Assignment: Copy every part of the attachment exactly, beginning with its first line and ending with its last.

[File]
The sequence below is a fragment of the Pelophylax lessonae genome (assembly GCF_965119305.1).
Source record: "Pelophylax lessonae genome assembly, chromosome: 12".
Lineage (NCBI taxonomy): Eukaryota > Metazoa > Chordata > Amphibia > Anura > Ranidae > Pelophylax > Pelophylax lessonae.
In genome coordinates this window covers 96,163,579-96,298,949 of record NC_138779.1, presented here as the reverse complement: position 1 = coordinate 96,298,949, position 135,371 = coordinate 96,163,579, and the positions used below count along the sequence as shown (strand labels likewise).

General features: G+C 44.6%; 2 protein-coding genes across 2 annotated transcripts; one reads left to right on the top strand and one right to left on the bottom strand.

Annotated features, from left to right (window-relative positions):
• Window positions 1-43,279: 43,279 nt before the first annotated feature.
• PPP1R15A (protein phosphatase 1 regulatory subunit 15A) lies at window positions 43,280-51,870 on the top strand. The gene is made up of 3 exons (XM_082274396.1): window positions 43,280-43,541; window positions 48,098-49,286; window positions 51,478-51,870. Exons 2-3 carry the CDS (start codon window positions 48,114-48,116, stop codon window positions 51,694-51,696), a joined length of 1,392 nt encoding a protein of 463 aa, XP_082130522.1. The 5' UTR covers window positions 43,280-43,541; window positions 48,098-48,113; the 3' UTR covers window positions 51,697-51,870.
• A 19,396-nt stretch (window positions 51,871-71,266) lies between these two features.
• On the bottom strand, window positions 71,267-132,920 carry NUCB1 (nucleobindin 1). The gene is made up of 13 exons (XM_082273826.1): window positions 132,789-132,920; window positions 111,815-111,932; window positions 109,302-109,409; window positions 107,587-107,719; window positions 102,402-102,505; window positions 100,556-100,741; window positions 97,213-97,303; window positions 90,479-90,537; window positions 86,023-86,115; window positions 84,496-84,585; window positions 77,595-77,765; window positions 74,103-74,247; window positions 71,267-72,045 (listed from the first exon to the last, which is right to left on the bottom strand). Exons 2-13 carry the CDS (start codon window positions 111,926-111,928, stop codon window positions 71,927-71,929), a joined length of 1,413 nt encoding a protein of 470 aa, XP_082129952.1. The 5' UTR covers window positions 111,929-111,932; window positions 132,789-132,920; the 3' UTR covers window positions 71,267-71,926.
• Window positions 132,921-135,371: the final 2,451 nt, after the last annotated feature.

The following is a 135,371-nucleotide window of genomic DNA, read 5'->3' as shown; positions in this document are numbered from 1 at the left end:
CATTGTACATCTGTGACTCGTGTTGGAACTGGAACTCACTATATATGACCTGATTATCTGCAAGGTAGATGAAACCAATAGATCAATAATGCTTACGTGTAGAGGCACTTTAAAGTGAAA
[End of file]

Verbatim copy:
The sequence below is a fragment of the Pelophylax lessonae genome (assembly GCF_965119305.1).
Source record: "Pelophylax lessonae genome assembly, chromosome: 12".
Lineage (NCBI taxonomy): Eukaryota > Metazoa > Chordata > Amphibia > Anura > Ranidae > Pelophylax > Pelophylax lessonae.
In genome coordinates this window covers 96,163,579-96,298,949 of record NC_138779.1, presented here as the reverse complement: position 1 = coordinate 96,298,949, position 135,371 = coordinate 96,163,579, and the positions used below count along the sequence as shown (strand labels likewise).

General features: G+C 44.6%; 2 protein-coding genes across 2 annotated transcripts; one reads left to right on the top strand and one right to left on the bottom strand.

Annotated features, from left to right (window-relative positions):
• Window positions 1-43,279: 43,279 nt before the first annotated feature.
• PPP1R15A (protein phosphatase 1 regulatory subunit 15A) lies at window positions 43,280-51,870 on the top strand. The gene is made up of 3 exons (XM_082274396.1): window positions 43,280-43,541; window positions 48,098-49,286; window positions 51,478-51,870. Exons 2-3 carry the CDS (start codon window positions 48,114-48,116, stop codon window positions 51,694-51,696), a joined length of 1,392 nt encoding a protein of 463 aa, XP_082130522.1. The 5' UTR covers window positions 43,280-43,541; window positions 48,098-48,113; the 3' UTR covers window positions 51,697-51,870.
• A 19,396-nt stretch (window positions 51,871-71,266) lies between these two features.
• On the bottom strand, window positions 71,267-132,920 carry NUCB1 (nucleobindin 1). The gene is made up of 13 exons (XM_082273826.1): window positions 132,789-132,920; window positions 111,815-111,932; window positions 109,302-109,409; window positions 107,587-107,719; window positions 102,402-102,505; window positions 100,556-100,741; window positions 97,213-97,303; window positions 90,479-90,537; window positions 86,023-86,115; window positions 84,496-84,585; window positions 77,595-77,765; window positions 74,103-74,247; window positions 71,267-72,045 (listed from the first exon to the last, which is right to left on the bottom strand). Exons 2-13 carry the CDS (start codon window positions 111,926-111,928, stop codon window positions 71,927-71,929), a joined length of 1,413 nt encoding a protein of 470 aa, XP_082129952.1. The 5' UTR covers window positions 111,929-111,932; window positions 132,789-132,920; the 3' UTR covers window positions 71,267-71,926.
• Window positions 132,921-135,371: the final 2,451 nt, after the last annotated feature.

The following is a 135,371-nucleotide window of genomic DNA, read 5'->3' as shown; positions in this document are numbered from 1 at the left end:
CATTGTACATCTGTGACTCGTGTTGGAACTGGAACTCACTATATATGACCTGATTATCTGCAAGGTAGATGAAACCAATAGATCAATAATGCTTACGTGTAGAGGCACTTTAAAGTGAAA